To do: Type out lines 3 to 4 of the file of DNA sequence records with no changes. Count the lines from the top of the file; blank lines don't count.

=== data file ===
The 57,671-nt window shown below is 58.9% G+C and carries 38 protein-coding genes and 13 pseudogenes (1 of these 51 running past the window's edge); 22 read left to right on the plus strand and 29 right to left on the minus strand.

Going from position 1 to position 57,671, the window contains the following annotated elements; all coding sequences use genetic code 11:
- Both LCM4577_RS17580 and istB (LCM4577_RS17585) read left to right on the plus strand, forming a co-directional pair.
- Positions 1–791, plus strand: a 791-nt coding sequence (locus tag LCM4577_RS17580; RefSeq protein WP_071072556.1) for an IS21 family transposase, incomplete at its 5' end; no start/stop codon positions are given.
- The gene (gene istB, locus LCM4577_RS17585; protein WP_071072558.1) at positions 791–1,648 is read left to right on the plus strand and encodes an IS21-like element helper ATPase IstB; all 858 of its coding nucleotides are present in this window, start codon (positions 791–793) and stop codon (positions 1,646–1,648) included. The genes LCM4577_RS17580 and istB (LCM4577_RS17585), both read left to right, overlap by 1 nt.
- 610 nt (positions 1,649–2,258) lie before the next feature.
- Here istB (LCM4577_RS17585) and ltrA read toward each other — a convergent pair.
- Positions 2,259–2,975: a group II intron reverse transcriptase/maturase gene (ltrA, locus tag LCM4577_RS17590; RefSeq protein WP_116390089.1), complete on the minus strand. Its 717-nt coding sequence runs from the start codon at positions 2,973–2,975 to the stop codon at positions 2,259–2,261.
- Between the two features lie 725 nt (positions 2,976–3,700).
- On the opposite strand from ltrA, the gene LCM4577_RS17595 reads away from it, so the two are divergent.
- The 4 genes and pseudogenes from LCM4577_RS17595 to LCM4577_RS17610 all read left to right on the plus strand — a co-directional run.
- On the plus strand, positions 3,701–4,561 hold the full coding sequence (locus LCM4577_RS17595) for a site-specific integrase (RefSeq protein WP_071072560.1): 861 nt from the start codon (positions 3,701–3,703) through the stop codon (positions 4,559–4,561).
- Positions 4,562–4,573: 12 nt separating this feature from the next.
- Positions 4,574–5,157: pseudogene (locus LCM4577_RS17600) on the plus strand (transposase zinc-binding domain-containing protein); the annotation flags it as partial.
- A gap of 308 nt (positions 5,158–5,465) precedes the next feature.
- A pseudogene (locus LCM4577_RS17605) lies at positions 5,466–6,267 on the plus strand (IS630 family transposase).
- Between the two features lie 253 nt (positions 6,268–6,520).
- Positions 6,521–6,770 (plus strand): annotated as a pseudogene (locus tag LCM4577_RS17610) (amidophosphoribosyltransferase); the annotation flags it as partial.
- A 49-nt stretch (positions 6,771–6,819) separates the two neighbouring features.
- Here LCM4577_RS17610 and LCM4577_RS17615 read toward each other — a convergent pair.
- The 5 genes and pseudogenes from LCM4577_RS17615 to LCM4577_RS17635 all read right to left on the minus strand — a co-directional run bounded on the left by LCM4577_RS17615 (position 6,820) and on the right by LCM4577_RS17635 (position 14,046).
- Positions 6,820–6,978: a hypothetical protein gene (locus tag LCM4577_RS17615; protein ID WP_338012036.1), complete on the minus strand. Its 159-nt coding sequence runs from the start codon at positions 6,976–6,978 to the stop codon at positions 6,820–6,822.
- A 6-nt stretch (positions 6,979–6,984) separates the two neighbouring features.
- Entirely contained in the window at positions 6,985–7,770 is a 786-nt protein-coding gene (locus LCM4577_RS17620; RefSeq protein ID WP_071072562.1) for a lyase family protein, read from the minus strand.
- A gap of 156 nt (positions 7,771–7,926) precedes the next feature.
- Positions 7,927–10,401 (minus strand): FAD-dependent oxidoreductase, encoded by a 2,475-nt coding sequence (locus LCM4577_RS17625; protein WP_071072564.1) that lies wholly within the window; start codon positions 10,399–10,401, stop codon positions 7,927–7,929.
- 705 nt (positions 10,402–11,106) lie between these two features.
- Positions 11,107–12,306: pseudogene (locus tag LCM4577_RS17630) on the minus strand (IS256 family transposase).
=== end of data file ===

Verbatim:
- Both LCM4577_RS17580 and istB (LCM4577_RS17585) read left to right on the plus strand, forming a co-directional pair.
- Positions 1–791, plus strand: a 791-nt coding sequence (locus tag LCM4577_RS17580; RefSeq protein WP_071072556.1) for an IS21 family transposase, incomplete at its 5' end; no start/stop codon positions are given.